The next point is, to ascertain the precision with which the learner can bisect an object with the wires of the telescope. This can be done without assistance. It is not necessary even to adjust the instrument, but merely to point it to a distant object. When it bisects any remarkable point, read off the verniers, and write down the result; then displace the telescope a little, and adjust it again. A series of such observations will show the confidence which is due to the observer's eye in bisecting an object, and also in reading the verniers; and as the first direction gave him some measure of the latter, he may, in a great measure, appreciate his skill in the former. He should also, when he finds a deviation in the reading, return to the telescope, and satisfy himself if he has made the bisection as complete as he can. In general, the student should practise each adjustment separately, and write down the results wherever he can measure its deviations.

Having thus practised the adjustments, the next step is to make an observation; but in order to try both himself and the instrument, let him take the altitude of some fixed object, a terrestrial one, and having registered the result, let him derange the adjustment, and repeat the process fifty or a hundred times. This will not merely afford him excellent practice, but enable him to judge of his own skill.

The first step in the use of every instrument, is to find the limits within which its employer can measure the SAME OBJECT UNDER THE SAME CIRCUMSTANCES. It is only from a knowledge of this, that he can have confidence in his measures of the SAME OBJECT UNDER DIFFERENT CIRCUMSTANCES, and after that, of DIFFERENT OBJECTS UNDER DIFFERENT CIRCUMSTANCES.

These principles are applicable to almost all instruments. If a person is desirous of ascertaining heights by a mountain barometer, let him begin by adjusting the instrument in his own study; and having made the upper contact, let him write down the reading of the vernier, and then let him derange the UPPER adjustment ONLY, re-adjust, and repeat the reading. When he is satisfied about the limits within which he can make that adjustment, let him do the same repeatedly with the lower; but let him not, until he knows his own errors in reading and adjusting, pronounce upon those of the instrument. In the case of a barometer, he must also be assured, that the temperature of the mercury does not change during the interval.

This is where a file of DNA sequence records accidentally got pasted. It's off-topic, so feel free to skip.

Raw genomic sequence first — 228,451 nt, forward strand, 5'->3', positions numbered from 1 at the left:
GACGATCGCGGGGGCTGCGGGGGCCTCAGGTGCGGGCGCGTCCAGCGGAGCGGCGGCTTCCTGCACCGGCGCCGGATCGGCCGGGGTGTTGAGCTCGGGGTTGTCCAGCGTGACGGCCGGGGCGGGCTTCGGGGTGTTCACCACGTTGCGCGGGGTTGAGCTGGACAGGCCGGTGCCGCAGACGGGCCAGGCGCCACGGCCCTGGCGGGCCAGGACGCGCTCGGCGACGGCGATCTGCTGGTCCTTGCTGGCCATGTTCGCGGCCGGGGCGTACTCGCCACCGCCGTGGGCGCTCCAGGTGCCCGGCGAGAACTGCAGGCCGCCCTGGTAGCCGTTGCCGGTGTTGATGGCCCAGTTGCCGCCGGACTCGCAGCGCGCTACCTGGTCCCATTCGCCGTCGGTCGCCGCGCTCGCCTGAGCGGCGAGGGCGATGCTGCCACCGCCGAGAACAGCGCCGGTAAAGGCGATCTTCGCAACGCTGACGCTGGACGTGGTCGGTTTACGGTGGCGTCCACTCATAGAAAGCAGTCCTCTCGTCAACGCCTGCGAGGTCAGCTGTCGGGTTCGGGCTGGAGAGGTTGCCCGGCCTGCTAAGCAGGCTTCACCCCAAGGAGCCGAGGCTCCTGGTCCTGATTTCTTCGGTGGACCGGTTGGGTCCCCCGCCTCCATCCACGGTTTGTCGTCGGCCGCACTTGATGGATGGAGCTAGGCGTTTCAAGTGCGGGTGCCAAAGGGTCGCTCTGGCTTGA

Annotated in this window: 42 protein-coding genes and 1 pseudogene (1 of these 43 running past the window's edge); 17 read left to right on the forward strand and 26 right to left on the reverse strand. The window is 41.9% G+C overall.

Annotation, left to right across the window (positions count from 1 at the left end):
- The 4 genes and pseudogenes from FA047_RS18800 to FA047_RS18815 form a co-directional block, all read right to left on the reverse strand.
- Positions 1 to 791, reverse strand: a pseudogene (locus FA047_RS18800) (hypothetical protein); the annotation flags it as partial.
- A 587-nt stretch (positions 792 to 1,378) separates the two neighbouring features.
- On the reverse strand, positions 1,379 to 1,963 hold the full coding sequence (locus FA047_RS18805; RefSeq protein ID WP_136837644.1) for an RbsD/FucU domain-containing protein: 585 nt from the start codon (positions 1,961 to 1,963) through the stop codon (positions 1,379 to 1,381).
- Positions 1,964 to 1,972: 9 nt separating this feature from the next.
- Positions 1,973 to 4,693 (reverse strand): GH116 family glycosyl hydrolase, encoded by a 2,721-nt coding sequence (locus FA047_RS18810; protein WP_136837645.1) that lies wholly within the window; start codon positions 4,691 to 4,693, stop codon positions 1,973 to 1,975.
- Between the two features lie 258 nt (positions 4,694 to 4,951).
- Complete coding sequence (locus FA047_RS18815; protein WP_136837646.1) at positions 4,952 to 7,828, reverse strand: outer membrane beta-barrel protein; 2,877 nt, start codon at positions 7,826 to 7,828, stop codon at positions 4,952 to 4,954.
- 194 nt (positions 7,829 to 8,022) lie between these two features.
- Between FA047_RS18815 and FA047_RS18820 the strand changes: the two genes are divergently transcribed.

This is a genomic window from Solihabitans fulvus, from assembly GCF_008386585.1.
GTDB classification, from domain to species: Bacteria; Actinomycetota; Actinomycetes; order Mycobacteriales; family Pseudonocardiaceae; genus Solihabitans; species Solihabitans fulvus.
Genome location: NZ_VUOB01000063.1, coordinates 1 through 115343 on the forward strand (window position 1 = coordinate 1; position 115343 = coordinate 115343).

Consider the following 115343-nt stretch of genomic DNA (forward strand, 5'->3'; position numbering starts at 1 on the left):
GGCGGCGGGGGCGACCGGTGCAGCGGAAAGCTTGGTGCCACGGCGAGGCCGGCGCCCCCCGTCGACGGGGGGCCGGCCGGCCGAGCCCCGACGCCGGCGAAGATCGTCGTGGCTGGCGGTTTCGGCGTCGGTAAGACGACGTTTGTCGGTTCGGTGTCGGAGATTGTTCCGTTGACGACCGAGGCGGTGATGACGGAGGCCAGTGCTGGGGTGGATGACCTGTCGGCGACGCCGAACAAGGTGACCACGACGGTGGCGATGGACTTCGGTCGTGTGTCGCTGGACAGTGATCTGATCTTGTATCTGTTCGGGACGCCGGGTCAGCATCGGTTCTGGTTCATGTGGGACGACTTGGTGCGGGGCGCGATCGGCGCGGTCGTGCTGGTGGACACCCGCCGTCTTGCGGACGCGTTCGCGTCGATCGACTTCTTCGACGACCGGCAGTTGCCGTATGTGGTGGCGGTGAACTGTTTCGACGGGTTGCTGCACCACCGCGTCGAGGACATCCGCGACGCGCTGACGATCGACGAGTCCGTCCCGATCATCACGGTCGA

A friend once brought to me a beautifully constructed piece of mechanism, for marking minute portions of time; the three-hundredth parts of a second were indicated by it. It was a kind of watch, with a pin for stopping one of the hands. I proposed that we should each endeavour to stop it twenty times in succession, at the same point. We were both equally unpractised, and our first endeavours showed that we could not be confident of the twentieth part of a second. In fact, both the time occupied in causing the extremities of the fingers to obey the volition, as well as the time employed in compressing the flesh before the fingers acted on the stop, appeared to influence the accuracy of our observations. From some few experiments I made, I thought I perceived that the rapidity of the transmission of the effects of the will, depended on the state of fatigue or health of the body. If any one were to make experiments on this subject, it might be interesting, to compare the rapidity of the transmission of volition in different persons, with the time occupied in obliterating an impression made on one of the senses of the same persons. For example, by having a mechanism to make a piece of ignited charcoal revolve with different degrees of velocity, some persons will perceive a continuous circle of light before others, whose retina does not retain so long impressions that are made upon it.

SECTION 3. ON THE FRAUDS OF OBSERVERS.

Scientific inquiries are more exposed than most others to the inroads of pretenders; and I feel that I shall deserve the thanks of all who really value truth, by stating some of the methods of deceiving practised by unworthy claimants for its honours, whilst the mere circumstance of their arts being known may deter future offenders.

There are several species of impositions that have been practised in science, which are but little known, except to the initiated, and which it may perhaps be possible to render quite intelligible to ordinary understandings. These may be classed under the heads of hoaxing, forging, trimming, and cooking.